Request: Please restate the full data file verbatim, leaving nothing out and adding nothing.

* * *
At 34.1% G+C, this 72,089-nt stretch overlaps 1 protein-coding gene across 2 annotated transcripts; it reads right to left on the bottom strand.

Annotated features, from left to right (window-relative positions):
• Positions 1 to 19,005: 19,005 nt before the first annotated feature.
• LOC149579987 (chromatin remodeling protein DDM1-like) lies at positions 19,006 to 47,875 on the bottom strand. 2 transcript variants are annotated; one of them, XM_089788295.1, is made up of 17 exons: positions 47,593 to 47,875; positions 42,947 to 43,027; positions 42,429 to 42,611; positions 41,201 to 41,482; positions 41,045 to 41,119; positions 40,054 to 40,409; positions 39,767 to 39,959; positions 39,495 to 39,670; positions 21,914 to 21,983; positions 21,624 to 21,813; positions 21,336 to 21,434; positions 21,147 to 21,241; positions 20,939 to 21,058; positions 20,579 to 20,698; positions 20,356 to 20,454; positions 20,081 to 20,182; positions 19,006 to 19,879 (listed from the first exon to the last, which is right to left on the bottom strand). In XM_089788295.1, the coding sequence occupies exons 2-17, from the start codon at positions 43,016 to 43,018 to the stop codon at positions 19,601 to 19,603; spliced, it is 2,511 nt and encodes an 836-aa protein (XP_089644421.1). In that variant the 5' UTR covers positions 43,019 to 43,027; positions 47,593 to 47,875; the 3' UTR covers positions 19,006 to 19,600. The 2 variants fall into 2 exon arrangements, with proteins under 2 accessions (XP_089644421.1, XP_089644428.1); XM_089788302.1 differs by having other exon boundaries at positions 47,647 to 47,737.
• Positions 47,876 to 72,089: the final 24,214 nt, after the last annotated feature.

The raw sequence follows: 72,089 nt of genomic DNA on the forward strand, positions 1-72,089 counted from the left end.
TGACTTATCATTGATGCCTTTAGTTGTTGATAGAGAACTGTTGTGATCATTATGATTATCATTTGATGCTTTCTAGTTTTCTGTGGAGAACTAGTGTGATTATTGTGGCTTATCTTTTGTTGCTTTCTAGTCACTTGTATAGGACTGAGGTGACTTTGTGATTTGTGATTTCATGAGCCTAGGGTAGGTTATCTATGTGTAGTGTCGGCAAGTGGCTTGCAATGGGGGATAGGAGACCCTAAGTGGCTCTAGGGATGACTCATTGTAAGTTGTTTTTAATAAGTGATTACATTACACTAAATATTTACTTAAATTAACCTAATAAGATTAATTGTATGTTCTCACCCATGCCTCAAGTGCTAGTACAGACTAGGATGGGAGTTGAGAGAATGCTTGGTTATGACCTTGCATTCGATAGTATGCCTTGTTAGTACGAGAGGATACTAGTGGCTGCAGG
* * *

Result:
At 34.1% G+C, this 72,089-nt stretch overlaps 1 protein-coding gene across 2 annotated transcripts; it reads right to left on the bottom strand.

Annotated features, from left to right (window-relative positions):
• Positions 1 to 19,005: 19,005 nt before the first annotated feature.
• LOC149579987 (chromatin remodeling protein DDM1-like) lies at positions 19,006 to 47,875 on the bottom strand. 2 transcript variants are annotated; one of them, XM_089788295.1, is made up of 17 exons: positions 47,593 to 47,875; positions 42,947 to 43,027; positions 42,429 to 42,611; positions 41,201 to 41,482; positions 41,045 to 41,119; positions 40,054 to 40,409; positions 39,767 to 39,959; positions 39,495 to 39,670; positions 21,914 to 21,983; positions 21,624 to 21,813; positions 21,336 to 21,434; positions 21,147 to 21,241; positions 20,939 to 21,058; positions 20,579 to 20,698; positions 20,356 to 20,454; positions 20,081 to 20,182; positions 19,006 to 19,879 (listed from the first exon to the last, which is right to left on the bottom strand). In XM_089788295.1, the coding sequence occupies exons 2-17, from the start codon at positions 43,016 to 43,018 to the stop codon at positions 19,601 to 19,603; spliced, it is 2,511 nt and encodes an 836-aa protein (XP_089644421.1). In that variant the 5' UTR covers positions 43,019 to 43,027; positions 47,593 to 47,875; the 3' UTR covers positions 19,006 to 19,600. The 2 variants fall into 2 exon arrangements, with proteins under 2 accessions (XP_089644421.1, XP_089644428.1); XM_089788302.1 differs by having other exon boundaries at positions 47,647 to 47,737.
• Positions 47,876 to 72,089: the final 24,214 nt, after the last annotated feature.

The raw sequence follows: 72,089 nt of genomic DNA on the forward strand, positions 1-72,089 counted from the left end.
TGACTTATCATTGATGCCTTTAGTTGTTGATAGAGAACTGTTGTGATCATTATGATTATCATTTGATGCTTTCTAGTTTTCTGTGGAGAACTAGTGTGATTATTGTGGCTTATCTTTTGTTGCTTTCTAGTCACTTGTATAGGACTGAGGTGACTTTGTGATTTGTGATTTCATGAGCCTAGGGTAGGTTATCTATGTGTAGTGTCGGCAAGTGGCTTGCAATGGGGGATAGGAGACCCTAAGTGGCTCTAGGGATGACTCATTGTAAGTTGTTTTTAATAAGTGATTACATTACACTAAATATTTACTTAAATTAACCTAATAAGATTAATTGTATGTTCTCACCCATGCCTCAAGTGCTAGTACAGACTAGGATGGGAGTTGAGAGAATGCTTGGTTATGACCTTGCATTCGATAGTATGCCTTGTTAGTACGAGAGGATACTAGTGGCTGCAGG